Gran Vía

Coming up the stairs from the metro to Gran Vía never fails to take my breath away, whether it be on a peaceful winter morning or at dusk on a teeming Friday night, it’s magnificence always touches me. Callao tends to end up being the meeting place for a good day or night ahead, with the Schweppes sign towering above the plaza and the stained glass windows above Desigual, Plaza del Callao always makes it’s statement. Gran Vía is the place for shopping, with all the brands scattered down its elaborate street and Fuencarral leading off it with alternative and hip stores. It is the place to be. But Gran Vía is also the place for parties, with international clubs such as Independence, Moondance and ‘locals’ club Star Coyote that are hosted on the infamous street or nearby.

Parque del Oeste

Quite different feeling to that of Casa de Campo, although it is no where near as large as it’s neighbouring park, Parque del Oeste has many different elements all interlinked through beautiful walkways and maintained gardens. At the top of the park towards the north there is part of the park that rests just beneath the Faro de Moncloa, an observatory tower that allows visitors to see all the way across Madrid in an 180˚ glass observatory zone. At the bottom of Parque del Oeste is the Templo de Debod, a 200bc gift from Egypt rebuilt in Madrid in 1972, it is a place that feels like no other, arguably in the whole of Spain. Because of its high position, the temple is also a wonderful place to watch the sunset as guitarists or saxophone players that leave their impression upon the young night often serenade it.

 

Although I have been here almost 10 months, there are still things that even I have not done but plan to do in the next couple weeks that may be worthy of this list, this includes to:

  • Drink the famous milky cocktail in the cave bar El Champadaz near Moncloa.
  • Visit Mercado Antón Martin and Barceló
  • Watch the sunset from Circulo del Bella Artes
  • Eat the homemade tortilla from La Buha
  • Watch a flamenco show at La Taberna de Mister Pinkleton
  • Listen to the live jazz music in Café Barbieri
  • See the turtles and oasis in the Atocha Railway Station
  • Watch the guards change at the Royal Palace

Moving Forward

“To awaken quite alone in a strange town is one of the pleasantest sensations in the world” – Freya Stark

I hope everyone gets to feel like this someday.

I have finally found happiness. Don’t get me wrong, right now I am still heartbroken, afraid and lost, but the overwhelming wave of joy and love for my life and the people around me that I get is so strong sometimes I feel I could burst. I used to be afraid of this feeling, like the sun beating down on the back of our necks, I feared the passing clouds that rushed to impede its warm embrace. But that’s all the clouds are, passing. Happiness comes and goes, and that’s okay.

I was about to make the wrong decision, go back to the person who had used me for months and attempted to control what I do, but unfortunately for him, I am stubborn. And thank you also to the guidance and actions of those who truly care, I didn’t go to him.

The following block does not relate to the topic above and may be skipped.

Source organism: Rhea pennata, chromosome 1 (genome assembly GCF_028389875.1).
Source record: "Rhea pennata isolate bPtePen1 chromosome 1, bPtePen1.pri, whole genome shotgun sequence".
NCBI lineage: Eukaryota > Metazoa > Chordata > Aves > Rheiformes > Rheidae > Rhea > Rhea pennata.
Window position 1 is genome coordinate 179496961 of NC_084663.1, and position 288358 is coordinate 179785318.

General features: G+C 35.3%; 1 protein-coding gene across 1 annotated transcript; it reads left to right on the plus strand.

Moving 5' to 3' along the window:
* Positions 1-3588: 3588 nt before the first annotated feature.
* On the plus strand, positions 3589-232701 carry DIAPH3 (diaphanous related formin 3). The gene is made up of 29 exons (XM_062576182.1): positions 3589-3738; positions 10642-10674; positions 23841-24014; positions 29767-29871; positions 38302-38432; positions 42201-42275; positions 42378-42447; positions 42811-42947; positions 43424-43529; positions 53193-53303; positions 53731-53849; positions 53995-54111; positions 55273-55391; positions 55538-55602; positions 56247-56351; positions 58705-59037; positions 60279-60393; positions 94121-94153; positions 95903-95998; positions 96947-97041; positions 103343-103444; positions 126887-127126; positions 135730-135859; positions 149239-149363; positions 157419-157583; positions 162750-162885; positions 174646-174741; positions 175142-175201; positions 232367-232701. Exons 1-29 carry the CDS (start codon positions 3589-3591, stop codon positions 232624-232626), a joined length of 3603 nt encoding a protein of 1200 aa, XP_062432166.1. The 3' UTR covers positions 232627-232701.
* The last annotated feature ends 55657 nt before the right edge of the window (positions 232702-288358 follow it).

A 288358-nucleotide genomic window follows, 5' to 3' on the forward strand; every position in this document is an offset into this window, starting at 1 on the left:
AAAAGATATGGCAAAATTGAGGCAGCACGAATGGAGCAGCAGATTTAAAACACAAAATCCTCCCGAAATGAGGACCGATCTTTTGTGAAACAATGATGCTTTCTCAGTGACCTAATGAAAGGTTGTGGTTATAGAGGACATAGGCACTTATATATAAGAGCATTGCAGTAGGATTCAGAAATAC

Instead I took the plane ticket that I had bought to see him in Malaga and I went alone. My flight was at 8.45 in the morning, and I had finished my very last minute booking of accommodation and transport around 2am. After 3 hours sleep and my head and heart racing, I took the metro to the airport bleary-eyed and jumped on the tiny plane that took me across the country. One of the best decisions I have made, only falling short of my decision to live in Madrid.

When I arrived in Malaga, I had no expectations, I had booked a hostel on the beach (Bella Vista), which was just beautiful. As I walked through the immaculate streets I was pleasantly surprised by the winter heat, 20C, a whole 15C warmer than Madrid! I dropped my bags off at the hostel to a kindly Frenchman and his fiery Spanish wife (plus my thick winter jumper and parka) and had a bocadillo and a cana on the seafront. I then walked along the still, calm coast simply enjoy the warm air and the gentle waves lapping over my bare feet.

My time in Malaga was very peaceful and pleasant, a perfect place for a time of reflecting and healing. I met an inspiring man who was originally from the Caribbean and had made his success as a Media Production Manager in London and a sweet girl from America who was studying in Scotland and was on her first trip. I had delicious food in a vegetarian restaurant (Vegetariano El Calafate) and treated myself as I was wandering around the shops in the old town. I was sad to have to leave the warmth and peace of Malaga so soon, but I was looking forward to my next adventure meeting my friend in Granada.

As I waiting for the bus I sat next to a woman who I assumed was waiting for a bus too as she was so well presented, but a couple of glances over and a shaky “hola” I fathomed she was homeless, clutching her trolley with few possessions and a distant smile on her face. Not long after I had taken this seat, a brash charismatic gentlemen came over dressed in fine clothes but with the smell of alcohol on his breath, he greeted this lady in perfect English with such gladness, it was clear they were old friends. The man then turned to me, I nervously replied with short answers first of all; selfishly worried they would ask for something from me. But no, how wrong I was, the man admitted his alcoholism had led to him loosing everything and that he too was homeless yet he did not want anything from me as I was a student. We talked about my trip and studies, their families and how they were managing with the winter cold. After the man had left, the woman turned to me with tears in her eyes and thanked me for not judging them and commented how much she admired her friend for his kindness. I soon had to leave for my bus, but I thanked the woman for her company and wished her the best. This exchange made me realise that you really do meet inspirational people from all walks of life while you travel.